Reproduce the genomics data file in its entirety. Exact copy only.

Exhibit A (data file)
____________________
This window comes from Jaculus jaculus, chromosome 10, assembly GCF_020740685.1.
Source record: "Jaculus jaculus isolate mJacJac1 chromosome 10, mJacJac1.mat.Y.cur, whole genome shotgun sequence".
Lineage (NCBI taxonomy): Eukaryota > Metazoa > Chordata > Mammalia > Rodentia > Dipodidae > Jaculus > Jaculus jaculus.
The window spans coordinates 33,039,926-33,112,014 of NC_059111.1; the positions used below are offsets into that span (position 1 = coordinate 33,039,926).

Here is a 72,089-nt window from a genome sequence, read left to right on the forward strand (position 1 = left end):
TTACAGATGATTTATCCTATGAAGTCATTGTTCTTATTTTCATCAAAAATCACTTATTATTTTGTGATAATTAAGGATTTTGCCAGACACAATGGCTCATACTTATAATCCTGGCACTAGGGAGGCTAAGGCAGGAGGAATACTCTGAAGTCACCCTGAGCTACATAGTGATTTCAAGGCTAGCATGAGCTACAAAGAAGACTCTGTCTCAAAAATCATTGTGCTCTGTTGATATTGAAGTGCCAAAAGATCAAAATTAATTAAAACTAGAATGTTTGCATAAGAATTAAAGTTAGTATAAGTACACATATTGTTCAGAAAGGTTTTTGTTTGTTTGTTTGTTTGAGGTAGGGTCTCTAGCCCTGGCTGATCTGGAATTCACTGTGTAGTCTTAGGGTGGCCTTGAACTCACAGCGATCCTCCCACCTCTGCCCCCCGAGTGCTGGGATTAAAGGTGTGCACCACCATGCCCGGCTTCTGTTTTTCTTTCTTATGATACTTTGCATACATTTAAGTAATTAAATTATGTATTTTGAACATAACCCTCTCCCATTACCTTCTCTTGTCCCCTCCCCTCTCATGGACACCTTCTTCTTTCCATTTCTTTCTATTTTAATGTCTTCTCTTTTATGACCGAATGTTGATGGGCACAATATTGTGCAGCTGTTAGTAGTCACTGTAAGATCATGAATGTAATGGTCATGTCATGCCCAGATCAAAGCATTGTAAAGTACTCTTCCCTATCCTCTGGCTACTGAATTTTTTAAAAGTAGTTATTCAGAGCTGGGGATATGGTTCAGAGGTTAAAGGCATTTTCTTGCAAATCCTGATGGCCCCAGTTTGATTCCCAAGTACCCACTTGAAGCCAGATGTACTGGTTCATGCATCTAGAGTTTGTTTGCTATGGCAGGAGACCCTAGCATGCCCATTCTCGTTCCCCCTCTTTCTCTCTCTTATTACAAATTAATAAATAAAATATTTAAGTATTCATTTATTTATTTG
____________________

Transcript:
This window comes from Jaculus jaculus, chromosome 10, assembly GCF_020740685.1.
Source record: "Jaculus jaculus isolate mJacJac1 chromosome 10, mJacJac1.mat.Y.cur, whole genome shotgun sequence".
Lineage (NCBI taxonomy): Eukaryota > Metazoa > Chordata > Mammalia > Rodentia > Dipodidae > Jaculus > Jaculus jaculus.
The window spans coordinates 33,039,926-33,112,014 of NC_059111.1; the positions used below are offsets into that span (position 1 = coordinate 33,039,926).

Here is a 72,089-nt window from a genome sequence, read left to right on the forward strand (position 1 = left end):
TTACAGATGATTTATCCTATGAAGTCATTGTTCTTATTTTCATCAAAAATCACTTATTATTTTGTGATAATTAAGGATTTTGCCAGACACAATGGCTCATACTTATAATCCTGGCACTAGGGAGGCTAAGGCAGGAGGAATACTCTGAAGTCACCCTGAGCTACATAGTGATTTCAAGGCTAGCATGAGCTACAAAGAAGACTCTGTCTCAAAAATCATTGTGCTCTGTTGATATTGAAGTGCCAAAAGATCAAAATTAATTAAAACTAGAATGTTTGCATAAGAATTAAAGTTAGTATAAGTACACATATTGTTCAGAAAGGTTTTTGTTTGTTTGTTTGTTTGAGGTAGGGTCTCTAGCCCTGGCTGATCTGGAATTCACTGTGTAGTCTTAGGGTGGCCTTGAACTCACAGCGATCCTCCCACCTCTGCCCCCCGAGTGCTGGGATTAAAGGTGTGCACCACCATGCCCGGCTTCTGTTTTTCTTTCTTATGATACTTTGCATACATTTAAGTAATTAAATTATGTATTTTGAACATAACCCTCTCCCATTACCTTCTCTTGTCCCCTCCCCTCTCATGGACACCTTCTTCTTTCCATTTCTTTCTATTTTAATGTCTTCTCTTTTATGACCGAATGTTGATGGGCACAATATTGTGCAGCTGTTAGTAGTCACTGTAAGATCATGAATGTAATGGTCATGTCATGCCCAGATCAAAGCATTGTAAAGTACTCTTCCCTATCCTCTGGCTACTGAATTTTTTAAAAGTAGTTATTCAGAGCTGGGGATATGGTTCAGAGGTTAAAGGCATTTTCTTGCAAATCCTGATGGCCCCAGTTTGATTCCCAAGTACCCACTTGAAGCCAGATGTACTGGTTCATGCATCTAGAGTTTGTTTGCTATGGCAGGAGACCCTAGCATGCCCATTCTCGTTCCCCCTCTTTCTCTCTCTTATTACAAATTAATAAATAAAATATTTAAGTATTCATTTATTTATTTG